# integration problem

• Oct 19th 2010, 01:04 AM
Sambit
integration problem
$\iint\limits_R \cos [\frac{\pi x^2}{2}]dxdy$=?, where R is a region bounded by y=0, x=1, y=x.
• Oct 19th 2010, 02:46 AM
Pandevil1990
• Oct 19th 2010, 04:18 AM
mr fantastic
Quote:

Originally Posted by Sambit
$\iint\limits_R \cos [\frac{\pi x^2}{2}]dxdy$=?, where R is a region bounded by y=0, x=1, y=x.

The first step is to reverse the order of integration (Fubini's Theorem).
• Oct 19th 2010, 05:56 AM
Sambit
@ Pandevil1990,

what you have done is absolutely right...thanks for that. but here the "[ ]" means box-function....so what will be the answer in that case?
• Oct 21st 2010, 07:19 AM
Sambit
ok...so here is what i have done when "[ ]" means box-function....

$0 < x < 1 ==> 0 < \frac{\pi x^2}{2} < \frac{\pi}{2} = 1.57$(approx.)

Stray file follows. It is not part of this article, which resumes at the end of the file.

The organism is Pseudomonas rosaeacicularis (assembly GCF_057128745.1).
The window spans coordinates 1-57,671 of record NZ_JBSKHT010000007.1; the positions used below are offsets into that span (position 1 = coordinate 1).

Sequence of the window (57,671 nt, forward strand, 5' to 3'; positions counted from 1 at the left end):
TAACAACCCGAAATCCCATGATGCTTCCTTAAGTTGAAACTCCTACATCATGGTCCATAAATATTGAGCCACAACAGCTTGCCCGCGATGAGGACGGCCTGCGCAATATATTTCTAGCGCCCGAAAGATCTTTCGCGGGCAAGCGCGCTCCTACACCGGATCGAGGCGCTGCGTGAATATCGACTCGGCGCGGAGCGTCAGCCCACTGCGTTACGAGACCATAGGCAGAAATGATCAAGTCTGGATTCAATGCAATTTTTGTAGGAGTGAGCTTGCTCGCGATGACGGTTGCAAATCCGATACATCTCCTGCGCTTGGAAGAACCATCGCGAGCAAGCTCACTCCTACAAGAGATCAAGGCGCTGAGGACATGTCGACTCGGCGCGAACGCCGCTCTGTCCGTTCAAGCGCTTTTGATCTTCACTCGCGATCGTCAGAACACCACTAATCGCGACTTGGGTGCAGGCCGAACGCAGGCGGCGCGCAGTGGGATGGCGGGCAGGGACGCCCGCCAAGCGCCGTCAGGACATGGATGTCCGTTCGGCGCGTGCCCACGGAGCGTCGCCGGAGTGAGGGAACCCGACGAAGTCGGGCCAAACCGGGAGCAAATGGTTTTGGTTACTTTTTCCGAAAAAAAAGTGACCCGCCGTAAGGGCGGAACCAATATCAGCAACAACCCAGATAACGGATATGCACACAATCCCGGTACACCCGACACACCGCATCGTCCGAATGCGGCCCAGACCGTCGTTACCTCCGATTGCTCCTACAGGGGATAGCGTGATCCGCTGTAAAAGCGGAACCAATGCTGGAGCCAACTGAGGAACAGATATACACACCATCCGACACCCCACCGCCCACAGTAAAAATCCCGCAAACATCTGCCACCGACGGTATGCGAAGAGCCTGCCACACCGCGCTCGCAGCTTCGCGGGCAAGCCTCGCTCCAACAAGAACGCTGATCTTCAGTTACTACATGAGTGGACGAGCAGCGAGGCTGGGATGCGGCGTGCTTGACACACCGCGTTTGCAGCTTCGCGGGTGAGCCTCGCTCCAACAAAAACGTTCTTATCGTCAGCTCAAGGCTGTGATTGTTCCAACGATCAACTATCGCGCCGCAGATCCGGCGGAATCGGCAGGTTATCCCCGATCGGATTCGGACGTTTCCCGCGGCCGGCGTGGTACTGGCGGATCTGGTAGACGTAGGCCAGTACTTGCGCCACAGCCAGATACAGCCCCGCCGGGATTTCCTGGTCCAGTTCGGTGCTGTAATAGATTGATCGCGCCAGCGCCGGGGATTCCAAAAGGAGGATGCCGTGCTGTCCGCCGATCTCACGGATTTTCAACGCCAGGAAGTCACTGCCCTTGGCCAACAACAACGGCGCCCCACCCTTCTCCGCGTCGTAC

==> $[\frac{\pi x^2}{2}]=0, if \frac{\pi x^2}{2} < 1,$ ie, $x < \sqrt\frac{2}{\pi}$

so the integration becomes $\int_0^{\sqrt{\frac{2}{\pi}}}\int_0^x cos [\frac{\pi x^2}{2}]dy dx + \int_{\sqrt{\frac{2}{\pi}}}^1\int_0^x cos [\frac{\pi x^2}{2}]dy dx

= \int_0^{\sqrt{\frac{2}{\pi}}}\int_0^x cos 0 dy dx + \int_{\sqrt{\frac{2}{\pi}}}^1\int_0^x cos 1 dy dx
= \frac{1}{\pi} + cos 1(\frac{1}{2} - \frac{1}{\pi})$

this is all i could do. but this answer does not agree with any of the the given possible options.